The AIM program is staffed primarily by nurses and social workers with palliative care experience, plus a smaller number of nurse practitioners. A palliative care certified physician oversees the team. Those staff providing in-home visits typically are assigned full-time to the program. Although those in hospitals and clinics typically support the program only part-time while sustaining other care management duties, AIM is the top priority. AIM patients are not assigned to a one-on-one relationship with a clinician. The design team considered the benefits of such an approach but recognized that only a team could be available to patients at all times.

The AIM leadership team highlights that the ability for AIM clinicians to shift from a task orientation to a continuity of care orientation as the critical success factor. Rather than checking tasks off the list, AIM clinicians needed to engage in problem-solving with patients and their families over multiple interactions, working closely and communicating fully with others on the team.

AIM’s central management team, including Burnich, Monique Reese, DNP, & Lori Bishop, CHPN, and others, guides the program as a whole with the help of regional groups of stakeholders, including physicians, palliative care experts, hospital case managers, and other leaders. Each local team also has a manager and other clinical support specialists. While the program is guided by the same processes and principles in every location, local teams have flexibility to determine the frequency and intensity of service above the minimum requirements depending on the patient panel and their needs. The average home-visit clinician in the program serves 15–18 patients; nurses conducting telephonic visits carry a caseload of 60–80 patients.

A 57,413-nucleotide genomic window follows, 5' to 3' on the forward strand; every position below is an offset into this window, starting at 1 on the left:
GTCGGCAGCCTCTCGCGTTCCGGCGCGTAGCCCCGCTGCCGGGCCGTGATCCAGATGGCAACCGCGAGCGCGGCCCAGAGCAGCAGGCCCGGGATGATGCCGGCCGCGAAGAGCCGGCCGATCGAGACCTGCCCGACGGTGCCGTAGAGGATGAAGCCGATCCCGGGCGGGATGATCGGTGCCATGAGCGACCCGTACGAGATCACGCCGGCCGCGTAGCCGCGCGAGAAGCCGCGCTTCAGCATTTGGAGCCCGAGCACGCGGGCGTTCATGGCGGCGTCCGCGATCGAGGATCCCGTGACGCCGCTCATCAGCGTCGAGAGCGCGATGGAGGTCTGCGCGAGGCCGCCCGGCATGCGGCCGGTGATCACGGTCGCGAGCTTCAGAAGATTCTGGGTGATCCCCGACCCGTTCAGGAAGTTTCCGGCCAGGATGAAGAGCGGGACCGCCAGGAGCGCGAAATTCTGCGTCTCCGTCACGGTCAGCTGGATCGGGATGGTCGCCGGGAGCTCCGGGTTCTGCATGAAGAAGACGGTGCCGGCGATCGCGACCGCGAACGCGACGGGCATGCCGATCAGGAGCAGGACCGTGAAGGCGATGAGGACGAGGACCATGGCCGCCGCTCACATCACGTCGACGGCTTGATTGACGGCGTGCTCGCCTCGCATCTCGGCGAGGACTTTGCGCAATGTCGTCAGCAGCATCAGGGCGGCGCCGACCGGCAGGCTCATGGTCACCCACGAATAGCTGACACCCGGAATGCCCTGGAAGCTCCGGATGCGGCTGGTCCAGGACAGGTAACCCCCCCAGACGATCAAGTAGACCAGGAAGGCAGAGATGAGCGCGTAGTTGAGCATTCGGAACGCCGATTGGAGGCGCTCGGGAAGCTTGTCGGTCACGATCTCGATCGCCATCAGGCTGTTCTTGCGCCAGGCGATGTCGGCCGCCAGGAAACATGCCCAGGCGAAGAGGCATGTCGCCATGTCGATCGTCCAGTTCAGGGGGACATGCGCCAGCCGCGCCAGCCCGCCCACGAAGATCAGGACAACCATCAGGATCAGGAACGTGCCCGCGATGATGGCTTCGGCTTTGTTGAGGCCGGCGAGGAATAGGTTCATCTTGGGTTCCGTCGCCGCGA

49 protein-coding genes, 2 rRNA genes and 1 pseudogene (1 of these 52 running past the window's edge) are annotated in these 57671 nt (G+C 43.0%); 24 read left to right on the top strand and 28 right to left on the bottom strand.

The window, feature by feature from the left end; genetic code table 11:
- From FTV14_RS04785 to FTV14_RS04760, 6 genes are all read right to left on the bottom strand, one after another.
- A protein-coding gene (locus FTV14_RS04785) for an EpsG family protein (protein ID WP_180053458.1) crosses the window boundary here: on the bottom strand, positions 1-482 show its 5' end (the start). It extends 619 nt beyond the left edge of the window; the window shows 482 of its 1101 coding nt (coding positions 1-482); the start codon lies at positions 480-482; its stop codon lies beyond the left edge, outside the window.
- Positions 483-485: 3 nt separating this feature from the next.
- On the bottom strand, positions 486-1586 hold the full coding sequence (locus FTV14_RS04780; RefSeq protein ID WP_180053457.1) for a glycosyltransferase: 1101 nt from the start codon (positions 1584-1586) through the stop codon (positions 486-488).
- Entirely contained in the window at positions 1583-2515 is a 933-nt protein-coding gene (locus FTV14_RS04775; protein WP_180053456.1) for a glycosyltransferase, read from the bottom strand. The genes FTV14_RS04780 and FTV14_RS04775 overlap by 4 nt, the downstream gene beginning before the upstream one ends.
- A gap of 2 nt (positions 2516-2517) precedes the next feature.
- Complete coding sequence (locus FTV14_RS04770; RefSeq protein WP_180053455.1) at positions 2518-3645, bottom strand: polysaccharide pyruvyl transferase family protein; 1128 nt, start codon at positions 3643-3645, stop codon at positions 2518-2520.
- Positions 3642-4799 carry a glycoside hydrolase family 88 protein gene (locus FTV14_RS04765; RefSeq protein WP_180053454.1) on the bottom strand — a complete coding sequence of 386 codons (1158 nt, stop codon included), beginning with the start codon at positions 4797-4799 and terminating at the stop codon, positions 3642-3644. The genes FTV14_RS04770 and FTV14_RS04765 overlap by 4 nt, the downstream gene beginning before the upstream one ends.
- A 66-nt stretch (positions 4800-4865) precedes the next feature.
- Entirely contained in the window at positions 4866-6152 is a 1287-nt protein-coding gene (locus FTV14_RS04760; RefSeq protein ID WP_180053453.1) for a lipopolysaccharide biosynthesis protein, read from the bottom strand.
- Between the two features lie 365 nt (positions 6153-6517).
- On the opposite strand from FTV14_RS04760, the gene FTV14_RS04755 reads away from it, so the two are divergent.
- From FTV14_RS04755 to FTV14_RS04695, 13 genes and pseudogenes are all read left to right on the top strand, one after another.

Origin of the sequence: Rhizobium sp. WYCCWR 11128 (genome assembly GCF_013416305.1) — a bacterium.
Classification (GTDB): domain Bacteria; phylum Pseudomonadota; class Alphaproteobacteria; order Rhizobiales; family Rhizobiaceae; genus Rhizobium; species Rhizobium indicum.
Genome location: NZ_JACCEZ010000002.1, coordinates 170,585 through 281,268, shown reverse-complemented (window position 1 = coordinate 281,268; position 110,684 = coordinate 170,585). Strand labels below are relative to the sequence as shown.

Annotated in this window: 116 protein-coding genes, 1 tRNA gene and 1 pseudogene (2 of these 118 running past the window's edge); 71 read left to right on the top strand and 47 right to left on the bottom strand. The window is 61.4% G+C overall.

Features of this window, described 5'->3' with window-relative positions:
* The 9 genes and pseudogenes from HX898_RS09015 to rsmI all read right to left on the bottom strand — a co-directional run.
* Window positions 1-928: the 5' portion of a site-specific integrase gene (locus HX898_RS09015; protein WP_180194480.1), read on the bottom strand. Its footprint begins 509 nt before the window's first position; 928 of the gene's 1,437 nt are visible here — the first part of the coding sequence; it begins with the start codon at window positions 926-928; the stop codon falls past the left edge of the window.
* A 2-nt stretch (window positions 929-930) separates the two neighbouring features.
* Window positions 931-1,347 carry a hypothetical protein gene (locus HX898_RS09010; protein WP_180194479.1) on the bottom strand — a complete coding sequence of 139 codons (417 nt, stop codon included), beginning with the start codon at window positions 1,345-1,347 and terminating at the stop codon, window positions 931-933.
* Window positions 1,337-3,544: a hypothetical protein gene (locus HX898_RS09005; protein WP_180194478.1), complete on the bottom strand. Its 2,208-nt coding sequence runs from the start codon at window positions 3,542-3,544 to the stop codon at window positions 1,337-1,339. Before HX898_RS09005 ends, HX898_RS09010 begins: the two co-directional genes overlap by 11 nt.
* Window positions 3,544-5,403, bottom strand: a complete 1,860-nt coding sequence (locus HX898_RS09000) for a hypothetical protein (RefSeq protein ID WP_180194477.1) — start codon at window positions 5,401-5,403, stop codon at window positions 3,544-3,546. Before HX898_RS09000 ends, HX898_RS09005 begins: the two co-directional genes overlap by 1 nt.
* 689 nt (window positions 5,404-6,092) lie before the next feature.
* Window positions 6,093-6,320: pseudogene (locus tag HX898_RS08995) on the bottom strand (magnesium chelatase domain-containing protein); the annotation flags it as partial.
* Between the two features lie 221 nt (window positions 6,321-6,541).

With AIM providing the heavy lifting for care and resource management for these complex patients, frontline primary care physicians have a lighter role and can focus on working at the top of their license. In fact, in Burnich’s view nothing is really required of them other than patient referral based on criteria that are brief and simple enough to fit on a credit card–sized card. But Burnich also understands that physicians could easily obstruct progress. The program depends on their support.

To gain trust, Burnich ensures that physicians are always connected and informed. They have full access to the program’s notes about each patient and they receive routine updates and requests for follow-up visits from AIM staff. They can also ask the patient to come in for a visit whenever they feel a visit is prudent.

Sustaining physician support requires demonstrating that the program improves patients’ lives and makes physicians’ workdays easier. While a small number of physicians prefer to hold on to responsibility for patients that could be referred to AIM (and of those, many do impressive work in caring for these patients), Burnich feels the vast majority of physicians in the Sutter network buy in to the program. He is particularly pleased to see AIM valued by some specialists, particularly oncologists. In 2015, over 1,800 physicians referred patients to the program.

The program has as many referrals as it can handle.

To assess AIM’s effectiveness, the leadership team tracks dozens of metrics. According to their own analyses, hospitalizations are down by more than 55 percent for AIM patients, ER visits are down roughly 20 percent, and ICU days are down more than 60 percent. In the last 30 days of life, only 3 percent of patients are seen in the emergency room and only 7 percent are seen in the ICU. Only 12 percent of enrollees die in the hospital, compared with about 60 percent prior to AIM.

Roughly 90 percent of patients have completed an advance care plan. Acceptance of hospice has risen from roughly 25 percent to over 40 percent. Median length of stay in hospice is 22 days, up from 8 days, and patients are known to live longer when they accept hospice. Alongside these improvements in care is a stunning reduction in total system costs—slightly greater than 50 percent.

Payment reform is the key to catalyzing the spread of similar programs. Burnich remains noncommittal about specifics, such as whether the payer or the provider takes on risk. Though Sutter is both familiar and comfortable with at-risk models, such as capitation and in-house health plans, the company also is engaged in a small per-member-per-month contract with UnitedHealthcare.

Burnich and the Sutter team have no interest in keeping competitive secrets. They are eager to share what they’ve learned to support the growth of similar programs elsewhere in the country.